Monday, January 11, 2010

Bookshelf: Diana Gabaldon (Part 2)



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You know the person sitting across from you on the T who's laughing out loud to themself and then awkwardly trying to cover it up with a a mix of smirking and frowning? Yeah, that's me. There's nothing wrong with me, I assure you, but the idea of David Sedaris playing favorites to the myriad of spiders living in the window of his country home can't be contained and I find myself laughing out loud much to the annoyance of those smooshed against me on the T.
I'm also the person who protectively covers the next page in the book so that the person sitting beside me can't see what I'm reading. It's not just because the content makes me blush (as is currently the case with the Gabaldon series) but because I feel like reading is a bit of a private thing.
Sometimes it is about the book. When I read the Twilight series two years ago I kept the book pressed to my body hoping no one saw what I was reading. I mean, I wouldn't want anyone to know that I too got sucked into the high school love triangle between a human, a werewolf and a family of vampires. I'm twenty-six after all, not thirteen. Luckily that was before the series ballooned so no one paid me much notice. But I'm also protective because I feel like a book can be such a personal thing - a journey between you and the characters. Maybe I'm weird, but I get sucked in from the moment I open the cover and tune out everything around me. I've almost missed my stop a few times.
Friday night I was on the T for only two stops on my way to meet up with a friend for dinner. I knew I only had about five minutes but I was ten pages away from completing "Voyager", the third book in Diana Gabaldon's Outland Series. I opened the book, tuned the world out and set to work. It's a trifle sad at how obsessed I've become with this series. I just have to know what's going to happen next, even if it means coming home from a bar and crawling into bed with the book no matter how tired I may be. I was hunched over the book, completely tuned into 1767, when the woman besides me startled me back into reality.
"I have to ask, how are you enjoying the book?"
I looked down at the faded 1994 copy pressed protectively to my lap to shield the tartan cover and wondered how on earth from two seats over had she figured out what I was reading?
"I'm loving it," I responded rather embarassed.
"Is this your first time reading them? That one is my favorite in the entire series and anytime I'm in the mood for some romance I pick that one back up. And I cry every time too, it's just so heartwrenching. Jamie and Claire are two of my favorite characters from any books I've read," she gushed much to my amazement.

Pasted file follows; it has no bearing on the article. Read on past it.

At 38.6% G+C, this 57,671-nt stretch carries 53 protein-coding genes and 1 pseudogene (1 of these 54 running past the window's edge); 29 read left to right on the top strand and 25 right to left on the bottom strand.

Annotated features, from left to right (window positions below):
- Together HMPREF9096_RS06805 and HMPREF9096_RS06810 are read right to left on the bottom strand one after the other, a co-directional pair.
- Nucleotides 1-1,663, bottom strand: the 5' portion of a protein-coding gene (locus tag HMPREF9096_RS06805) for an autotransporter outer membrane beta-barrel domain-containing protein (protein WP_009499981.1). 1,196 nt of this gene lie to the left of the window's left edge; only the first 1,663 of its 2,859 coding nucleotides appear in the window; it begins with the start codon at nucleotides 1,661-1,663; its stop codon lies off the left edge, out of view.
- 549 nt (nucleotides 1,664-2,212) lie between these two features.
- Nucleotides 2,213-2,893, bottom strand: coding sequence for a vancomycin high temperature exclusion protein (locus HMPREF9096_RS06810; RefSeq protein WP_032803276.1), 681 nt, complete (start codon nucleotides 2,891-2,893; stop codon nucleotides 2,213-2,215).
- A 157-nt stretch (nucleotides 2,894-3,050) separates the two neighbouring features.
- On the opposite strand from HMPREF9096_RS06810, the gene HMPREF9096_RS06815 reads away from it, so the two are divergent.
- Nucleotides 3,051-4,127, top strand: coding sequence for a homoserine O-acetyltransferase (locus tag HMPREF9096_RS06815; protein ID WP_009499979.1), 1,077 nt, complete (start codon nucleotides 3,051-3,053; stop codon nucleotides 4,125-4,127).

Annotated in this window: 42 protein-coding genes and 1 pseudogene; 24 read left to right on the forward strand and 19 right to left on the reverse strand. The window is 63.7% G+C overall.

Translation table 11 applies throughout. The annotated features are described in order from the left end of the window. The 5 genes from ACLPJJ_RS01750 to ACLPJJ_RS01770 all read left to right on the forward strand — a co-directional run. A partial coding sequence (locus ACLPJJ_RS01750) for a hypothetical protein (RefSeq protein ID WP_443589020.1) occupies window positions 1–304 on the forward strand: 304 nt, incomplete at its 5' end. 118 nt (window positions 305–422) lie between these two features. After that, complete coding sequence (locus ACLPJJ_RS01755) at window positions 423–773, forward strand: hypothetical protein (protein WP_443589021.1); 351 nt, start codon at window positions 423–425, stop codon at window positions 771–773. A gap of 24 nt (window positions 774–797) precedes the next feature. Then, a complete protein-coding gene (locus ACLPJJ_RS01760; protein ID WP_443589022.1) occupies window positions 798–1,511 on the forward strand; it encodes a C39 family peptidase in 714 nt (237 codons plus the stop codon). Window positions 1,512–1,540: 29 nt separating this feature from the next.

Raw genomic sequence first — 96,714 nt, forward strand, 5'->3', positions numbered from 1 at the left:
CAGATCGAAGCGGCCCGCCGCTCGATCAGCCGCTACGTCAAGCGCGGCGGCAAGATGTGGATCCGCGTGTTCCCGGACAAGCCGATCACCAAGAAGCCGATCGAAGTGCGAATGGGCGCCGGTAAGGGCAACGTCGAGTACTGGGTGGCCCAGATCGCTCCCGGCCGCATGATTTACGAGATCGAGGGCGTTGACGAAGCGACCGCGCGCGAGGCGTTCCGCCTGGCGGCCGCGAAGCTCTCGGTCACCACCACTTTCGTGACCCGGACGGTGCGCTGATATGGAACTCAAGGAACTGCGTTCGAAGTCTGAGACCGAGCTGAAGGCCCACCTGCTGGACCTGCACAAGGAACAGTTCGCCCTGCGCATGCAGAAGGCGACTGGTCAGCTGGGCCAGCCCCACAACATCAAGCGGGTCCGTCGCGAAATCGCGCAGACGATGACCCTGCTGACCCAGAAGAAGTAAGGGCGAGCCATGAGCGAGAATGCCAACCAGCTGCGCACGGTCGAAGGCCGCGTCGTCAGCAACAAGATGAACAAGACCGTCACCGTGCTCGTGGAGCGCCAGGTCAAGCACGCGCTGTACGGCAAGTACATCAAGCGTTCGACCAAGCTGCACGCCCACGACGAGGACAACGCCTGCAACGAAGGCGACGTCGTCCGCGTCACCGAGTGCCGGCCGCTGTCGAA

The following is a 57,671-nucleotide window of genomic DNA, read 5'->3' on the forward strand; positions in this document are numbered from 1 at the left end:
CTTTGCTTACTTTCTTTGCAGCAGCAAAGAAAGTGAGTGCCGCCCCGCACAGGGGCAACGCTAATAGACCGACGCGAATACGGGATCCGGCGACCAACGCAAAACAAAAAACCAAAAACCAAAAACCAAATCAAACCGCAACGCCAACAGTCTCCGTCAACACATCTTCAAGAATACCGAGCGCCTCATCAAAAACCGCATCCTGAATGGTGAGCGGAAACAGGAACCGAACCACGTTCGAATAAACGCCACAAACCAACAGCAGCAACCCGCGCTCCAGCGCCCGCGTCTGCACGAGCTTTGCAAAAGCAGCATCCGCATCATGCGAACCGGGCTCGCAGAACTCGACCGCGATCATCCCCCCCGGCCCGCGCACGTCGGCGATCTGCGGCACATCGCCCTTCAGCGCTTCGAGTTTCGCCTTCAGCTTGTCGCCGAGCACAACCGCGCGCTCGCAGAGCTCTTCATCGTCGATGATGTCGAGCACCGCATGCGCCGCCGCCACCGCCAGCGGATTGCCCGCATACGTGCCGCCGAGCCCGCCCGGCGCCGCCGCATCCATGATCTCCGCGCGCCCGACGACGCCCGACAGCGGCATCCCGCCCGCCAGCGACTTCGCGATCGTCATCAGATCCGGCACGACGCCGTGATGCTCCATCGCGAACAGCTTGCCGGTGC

Two things struck me from this conversation that went on until I arrived at Harvard Square.
1.) I am the biggest cryer you will ever meet. The first time I saw a preview for "The Blind Side" my friend Molly turned to me at the end of the trailer and asked rather astonished, Are you crying? No, I sniffled and wiped at my face. There's currently a Folgers commercial that makes me tear up every time I see it. You get the idea. But I haven't shed a single tear and I've already got almost three thousand pages of this series under my belt. Perhaps it's because I'm very cynical when it comes to romance, who knows. It's not that I don't feel for the characters' relationship because I do. I really do. I loooove their relationship and would revel in finding one similarly (without all the drama of clan wars, running from the British, etc). Either way, her comment made me feel like I'm missing something in the reading. Or maybe I need to ask the Wizard for a heart.
2.) I feel like I now belong to this secret band of women who pine for James Alexander Malcolm Mackenzie Fraser. I know the books have been around for nearly two decades but it just surprised me to know the person beside me on the T had also embarked on a journey through time and across oceans with Jamie and Claire. Clearly I am not alone in my newfound obsession.
Anywho, if you haven't picked up Outlander, you really should consider. You too can become a Gabaldon Groupie and it's a tad more acceptable than fantazing about a 17 year old vampire (or werewolf if you're Team Jacob). Just saying.
xoxo
~Stephanie
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